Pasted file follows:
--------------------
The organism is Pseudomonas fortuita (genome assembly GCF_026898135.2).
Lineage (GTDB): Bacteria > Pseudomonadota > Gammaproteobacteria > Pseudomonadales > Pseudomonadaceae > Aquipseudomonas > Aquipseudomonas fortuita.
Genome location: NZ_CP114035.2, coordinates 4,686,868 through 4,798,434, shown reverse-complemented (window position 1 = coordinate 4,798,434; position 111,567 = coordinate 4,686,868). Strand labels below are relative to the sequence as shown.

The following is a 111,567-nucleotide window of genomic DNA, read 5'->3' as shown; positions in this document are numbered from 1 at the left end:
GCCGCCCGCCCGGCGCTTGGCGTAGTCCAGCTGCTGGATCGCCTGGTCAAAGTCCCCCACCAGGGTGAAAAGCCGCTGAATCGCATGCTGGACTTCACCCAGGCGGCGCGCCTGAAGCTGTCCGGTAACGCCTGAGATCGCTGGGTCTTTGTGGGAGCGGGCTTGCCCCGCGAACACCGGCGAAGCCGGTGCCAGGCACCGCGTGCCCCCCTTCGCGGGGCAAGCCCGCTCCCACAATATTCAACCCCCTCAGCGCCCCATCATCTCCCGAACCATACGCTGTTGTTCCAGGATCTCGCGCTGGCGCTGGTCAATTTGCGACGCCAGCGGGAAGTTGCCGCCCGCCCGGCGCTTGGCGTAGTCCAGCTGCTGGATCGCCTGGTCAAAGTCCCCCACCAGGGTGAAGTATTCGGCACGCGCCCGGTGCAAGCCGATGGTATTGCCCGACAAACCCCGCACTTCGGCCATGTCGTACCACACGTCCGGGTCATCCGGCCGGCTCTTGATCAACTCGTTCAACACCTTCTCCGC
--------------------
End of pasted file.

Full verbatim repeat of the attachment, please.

The organism is Pseudomonas fortuita (genome assembly GCF_026898135.2).
Lineage (GTDB): Bacteria > Pseudomonadota > Gammaproteobacteria > Pseudomonadales > Pseudomonadaceae > Aquipseudomonas > Aquipseudomonas fortuita.
Genome location: NZ_CP114035.2, coordinates 4,686,868 through 4,798,434, shown reverse-complemented (window position 1 = coordinate 4,798,434; position 111,567 = coordinate 4,686,868). Strand labels below are relative to the sequence as shown.

The following is a 111,567-nucleotide window of genomic DNA, read 5'->3' as shown; positions in this document are numbered from 1 at the left end:
GCCGCCCGCCCGGCGCTTGGCGTAGTCCAGCTGCTGGATCGCCTGGTCAAAGTCCCCCACCAGGGTGAAAAGCCGCTGAATCGCATGCTGGACTTCACCCAGGCGGCGCGCCTGAAGCTGTCCGGTAACGCCTGAGATCGCTGGGTCTTTGTGGGAGCGGGCTTGCCCCGCGAACACCGGCGAAGCCGGTGCCAGGCACCGCGTGCCCCCCTTCGCGGGGCAAGCCCGCTCCCACAATATTCAACCCCCTCAGCGCCCCATCATCTCCCGAACCATACGCTGTTGTTCCAGGATCTCGCGCTGGCGCTGGTCAATTTGCGACGCCAGCGGGAAGTTGCCGCCCGCCCGGCGCTTGGCGTAGTCCAGCTGCTGGATCGCCTGGTCAAAGTCCCCCACCAGGGTGAAGTATTCGGCACGCGCCCGGTGCAAGCCGATGGTATTGCCCGACAAACCCCGCACTTCGGCCATGTCGTACCACACGTCCGGGTCATCCGGCCGGCTCTTGATCAACTCGTTCAACACCTTCTCCGC